We’re sounding like a broken record here, but what was Apple thinking by offering a 4 GB Early 2015 MacBook Air that shipped with OS X 10.10 Yosemite – an operating system that limps along with 4 GB of system memory and cries out for 8 GB? I hope most users had the sense to […]
Tag Archives: Road Apple
Apple really messed up with the Early 2014 MacBook Air. The base version had just 4 GB of memory, and it shipped with OS X 10.9 Mavericks, the last version of OS X to run comfortably with 4 GB of memory. It’s a good thing Apple also offered an 8 GB option for those planning […]
Apple updated the MacBook Air in July 2011, migrating to the far more efficient Intel Core i5 and i7 CPUs, adding Thunderbolt connectivity, and going to a 6 GBps SATA Rev. 3 drive bus to further improve SSD performance. Sadly, Apple continued to sell a 2 GB version, which was scarcely adequate for the OS […]
In October 2010, Apple added an 11″ model to the MacBook Air line – and a new low in CPU speeds for the line. On the plus side, the pokey 1.8″ hard drives were history, and the line was now 100% SSD – and it had a 4 GB memory option plus a new graphics […]
The Mid 2009 MacBook Air was essentially a speed-bumped version of the Late 2008 MacBook Air. It runs at up to 2.13 GHz – almost 15% faster by clock speed – but it is still limited to 2 GB of RAM.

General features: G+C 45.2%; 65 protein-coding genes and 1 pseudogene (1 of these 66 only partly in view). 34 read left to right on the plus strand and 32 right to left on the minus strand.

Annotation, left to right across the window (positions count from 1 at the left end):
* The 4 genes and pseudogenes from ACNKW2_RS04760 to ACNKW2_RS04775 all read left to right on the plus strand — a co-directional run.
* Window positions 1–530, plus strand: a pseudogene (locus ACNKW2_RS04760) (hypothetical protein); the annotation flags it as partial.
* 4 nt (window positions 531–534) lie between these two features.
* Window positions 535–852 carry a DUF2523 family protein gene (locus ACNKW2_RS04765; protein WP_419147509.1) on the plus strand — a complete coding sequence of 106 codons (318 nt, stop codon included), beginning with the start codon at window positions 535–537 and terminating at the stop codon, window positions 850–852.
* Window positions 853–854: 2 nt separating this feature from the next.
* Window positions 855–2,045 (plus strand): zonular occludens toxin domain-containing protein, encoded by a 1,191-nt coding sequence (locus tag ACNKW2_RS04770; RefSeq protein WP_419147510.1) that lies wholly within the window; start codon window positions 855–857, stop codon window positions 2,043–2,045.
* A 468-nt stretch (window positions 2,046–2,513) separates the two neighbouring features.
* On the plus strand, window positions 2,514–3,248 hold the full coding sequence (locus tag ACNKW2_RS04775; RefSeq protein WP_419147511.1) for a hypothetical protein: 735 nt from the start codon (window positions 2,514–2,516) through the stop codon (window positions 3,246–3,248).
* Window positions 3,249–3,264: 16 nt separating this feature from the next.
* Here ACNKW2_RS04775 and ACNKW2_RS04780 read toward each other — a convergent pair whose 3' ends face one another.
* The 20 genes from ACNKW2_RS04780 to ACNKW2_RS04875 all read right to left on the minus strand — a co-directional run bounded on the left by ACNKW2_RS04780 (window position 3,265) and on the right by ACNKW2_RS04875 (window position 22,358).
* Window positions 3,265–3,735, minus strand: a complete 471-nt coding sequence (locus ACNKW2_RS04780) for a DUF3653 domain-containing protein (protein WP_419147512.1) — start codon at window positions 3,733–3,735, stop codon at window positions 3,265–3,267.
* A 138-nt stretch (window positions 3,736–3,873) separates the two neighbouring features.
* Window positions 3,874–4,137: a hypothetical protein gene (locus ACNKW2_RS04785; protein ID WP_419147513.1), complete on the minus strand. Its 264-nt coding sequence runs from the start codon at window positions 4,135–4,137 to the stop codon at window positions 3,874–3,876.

Where the original MacBook Air was a certifiable Road Apple due to its slow PATA drive bus, horribly slow 1.8″ hard drive, and fixed 2 GB of memory, the Late 2008 MacBook Air isn’t quite as bad. Yes, it is still limited to 2 GB of RAM, but at least it uses SATA for its […]
When Apple introduced the original MacBook Air in January 2008, 2 GB seemed like plenty of memory. This was the era of Mac OS X 10.5 Leopard, which ran very comfortably with 2 GB – even with graphics eating up 144 MB of system memory. But limited memory was not the MBA’s only problem.
The iMac was a positively brilliant departure from conventional computer design, but the USB mouse and keyboard were less than brilliant departures from the norm.
In the history of mouse design, none have earned more scorn than the round USB mouse that Apple shipped with early iMacs and Power Macs with USB.
Second Class Macs are Apple’s somewhat compromised hardware designs. For the most part, they’re not really bad – simply designs that didn’t meet their full potential. The PowerBook G3 Series was a trio of very capable models replacing the 250 MHz Kanga PowerBook G3. The 250 MHz and 292 MHz models were lightning fast, but the […]